This traditional treatment usually relies on surgical margins ranging from 4 mm to 10 mm, depending on the diameter of the. Recurrence rate for tumours larger than 3cm is increased. BCC of the lips, ears, eyes, scalp, and nose are characteristically more aggressive, and surgery is usually suggested.
Electrodesiccation and curettage.
Although it is a quick method for destroying the tumor, adequacy of treatment cannot be assessed. Tumors >3 cm have a very high recurrence rate and should not be treated by this method. I personally don’t employ this method as the scarring is particularly unattractive.
Cryosurgery may be considered for patients with small, clinically well-defined primary tumors. It is especially useful for debilitated patients with medical conditions that preclude other types of surgery. Some swelling and blistering is usual following treatment, followed by an scab which usually resolves in 1-4 weeks. Permanent pigment loss at the treatment site is unavoidable and it should thus only be used for Caucasians.
Radiation therapy is a logical treatment choice, particularly for patients with primary lesions requiring difficult or extensive surgery (e.g., eyelids, nose, or ears). Cosmetic results are generally good to excellent Radiation therapy can also be used for lesions that recur after a surgery. It must be remembered that this is a financially costly option, and may preclude or complicate future surgery.
Carbon dioxide laser.
This method is best applied to the superficial type of basal cell carcinoma. It may be considered when a patient has a clotting problem. A more useful option may be to resurface severely damaged skin in high risk individuals, as a prophylactic measure, rather than a treatment, per se.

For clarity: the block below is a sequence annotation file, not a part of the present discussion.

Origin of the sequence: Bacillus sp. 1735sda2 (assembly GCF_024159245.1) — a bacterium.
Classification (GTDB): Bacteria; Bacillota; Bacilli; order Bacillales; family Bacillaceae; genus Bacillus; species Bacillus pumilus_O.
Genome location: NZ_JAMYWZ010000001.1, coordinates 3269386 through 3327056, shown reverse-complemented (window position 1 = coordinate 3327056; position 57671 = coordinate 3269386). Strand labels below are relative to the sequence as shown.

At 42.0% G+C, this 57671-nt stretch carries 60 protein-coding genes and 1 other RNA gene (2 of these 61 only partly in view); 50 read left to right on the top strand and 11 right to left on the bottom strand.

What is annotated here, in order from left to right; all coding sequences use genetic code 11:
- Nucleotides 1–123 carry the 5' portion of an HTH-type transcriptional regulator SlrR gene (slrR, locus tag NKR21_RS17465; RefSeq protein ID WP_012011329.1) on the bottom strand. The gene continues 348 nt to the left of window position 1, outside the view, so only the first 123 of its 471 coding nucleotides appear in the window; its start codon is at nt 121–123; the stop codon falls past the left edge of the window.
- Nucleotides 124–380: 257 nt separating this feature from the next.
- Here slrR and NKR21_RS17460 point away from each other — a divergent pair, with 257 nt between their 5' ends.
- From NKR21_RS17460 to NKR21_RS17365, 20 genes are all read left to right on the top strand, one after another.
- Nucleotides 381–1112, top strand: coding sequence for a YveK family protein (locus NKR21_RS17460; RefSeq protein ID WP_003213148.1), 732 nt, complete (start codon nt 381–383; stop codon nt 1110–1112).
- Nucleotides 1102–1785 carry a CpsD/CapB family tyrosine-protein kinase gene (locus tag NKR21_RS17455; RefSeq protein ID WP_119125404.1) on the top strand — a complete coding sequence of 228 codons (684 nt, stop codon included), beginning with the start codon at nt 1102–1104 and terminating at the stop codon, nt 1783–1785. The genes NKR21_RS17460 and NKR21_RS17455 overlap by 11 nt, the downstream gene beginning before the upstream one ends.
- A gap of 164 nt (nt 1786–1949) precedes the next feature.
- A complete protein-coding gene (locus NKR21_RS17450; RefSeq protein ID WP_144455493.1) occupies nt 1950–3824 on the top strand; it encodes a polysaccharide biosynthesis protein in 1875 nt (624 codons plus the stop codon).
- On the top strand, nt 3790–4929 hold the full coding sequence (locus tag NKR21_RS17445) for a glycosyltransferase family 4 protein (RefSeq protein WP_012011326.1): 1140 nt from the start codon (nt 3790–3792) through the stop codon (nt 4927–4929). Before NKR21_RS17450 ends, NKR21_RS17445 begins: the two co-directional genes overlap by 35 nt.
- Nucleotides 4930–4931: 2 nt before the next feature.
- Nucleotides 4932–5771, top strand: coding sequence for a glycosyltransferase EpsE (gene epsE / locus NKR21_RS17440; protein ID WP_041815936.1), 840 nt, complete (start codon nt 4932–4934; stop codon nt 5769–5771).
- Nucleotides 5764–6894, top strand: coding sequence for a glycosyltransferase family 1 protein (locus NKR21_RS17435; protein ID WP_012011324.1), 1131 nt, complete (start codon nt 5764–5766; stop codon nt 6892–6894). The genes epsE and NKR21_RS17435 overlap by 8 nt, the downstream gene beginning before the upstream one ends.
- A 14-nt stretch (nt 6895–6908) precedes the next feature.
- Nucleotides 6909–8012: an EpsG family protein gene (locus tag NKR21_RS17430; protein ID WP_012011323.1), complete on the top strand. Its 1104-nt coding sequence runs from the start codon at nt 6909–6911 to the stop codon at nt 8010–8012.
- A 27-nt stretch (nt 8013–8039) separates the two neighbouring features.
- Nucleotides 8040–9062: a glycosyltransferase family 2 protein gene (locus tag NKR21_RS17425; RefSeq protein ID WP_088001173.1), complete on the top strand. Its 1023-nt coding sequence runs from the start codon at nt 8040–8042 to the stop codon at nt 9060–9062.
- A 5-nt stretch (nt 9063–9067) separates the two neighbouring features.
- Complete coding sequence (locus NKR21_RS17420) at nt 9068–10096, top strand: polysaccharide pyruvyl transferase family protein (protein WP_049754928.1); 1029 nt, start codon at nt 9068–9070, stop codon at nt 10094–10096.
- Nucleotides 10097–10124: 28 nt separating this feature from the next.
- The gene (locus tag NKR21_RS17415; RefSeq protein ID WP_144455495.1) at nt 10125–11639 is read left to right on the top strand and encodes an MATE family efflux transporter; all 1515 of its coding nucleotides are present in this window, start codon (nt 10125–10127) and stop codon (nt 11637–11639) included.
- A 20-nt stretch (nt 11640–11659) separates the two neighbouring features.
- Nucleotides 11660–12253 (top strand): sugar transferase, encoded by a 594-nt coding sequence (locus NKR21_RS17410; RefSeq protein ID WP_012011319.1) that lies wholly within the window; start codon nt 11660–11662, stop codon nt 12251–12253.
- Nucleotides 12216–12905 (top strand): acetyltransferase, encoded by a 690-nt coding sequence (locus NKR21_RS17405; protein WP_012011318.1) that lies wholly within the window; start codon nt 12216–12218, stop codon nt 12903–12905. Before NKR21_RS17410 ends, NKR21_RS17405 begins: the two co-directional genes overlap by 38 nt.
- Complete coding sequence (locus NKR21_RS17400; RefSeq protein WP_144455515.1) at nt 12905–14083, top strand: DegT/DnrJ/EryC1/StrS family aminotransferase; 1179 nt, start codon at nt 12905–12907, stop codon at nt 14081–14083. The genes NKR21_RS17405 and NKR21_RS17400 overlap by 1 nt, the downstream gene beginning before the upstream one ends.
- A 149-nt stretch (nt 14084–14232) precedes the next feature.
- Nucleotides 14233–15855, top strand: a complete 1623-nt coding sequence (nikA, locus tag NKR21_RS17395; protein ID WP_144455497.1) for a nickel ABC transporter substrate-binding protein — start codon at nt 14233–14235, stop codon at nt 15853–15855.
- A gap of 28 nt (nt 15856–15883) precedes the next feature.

Topical fluorouracil (5-FU / Efudex).
This method may be very helpful in the management of selected patients with superficial basal cell carcinomas. A 5% topical ointment is applied daily to the affected area. Intense redness and weeping occurs after about 6 weeks and represents this represents the clinical end-point of treatment.
Interferon alfa (Aldara).
This is applied in a similar way to the above method. I have used this modality with excellent results on superficial BCC. My usual protocol is daily application Monday to Friday for 5 weeks. It is a rather expensive option but is usually better tolerated than 5FU treatment.
Photodynamic therapy (PDT).
Photodynamic therapy treats affected areas with a photosensitizer drug (applied topically as a cream) and then exposing the area to far blue light which “activates” the drug and results in cell death. It may be effective treatment for patients with superficial epithelial skin tumors.
Following treatment for basal cell carcinoma, patients should be clinically examined every 6 months for 5 years. Thereafter, patients should be examined for recurrent tumors or new primary tumors at yearly intervals.
Generally the prognosis is excellent. Neglected lesions with extensive infiltration may require radical ablative surgery, or may be irresectable. Of the patients who develop a basal cell carcinoma, 35% will develop a second primary basal cell carcinoma within the next 3 years and 50% at 5 years. Recurrence is a marker of significant epidermal damage and is a risk factor for both future SCC and melanoma. BCC spreads to other sites very, very infrequently – this is why the prognosis is so good.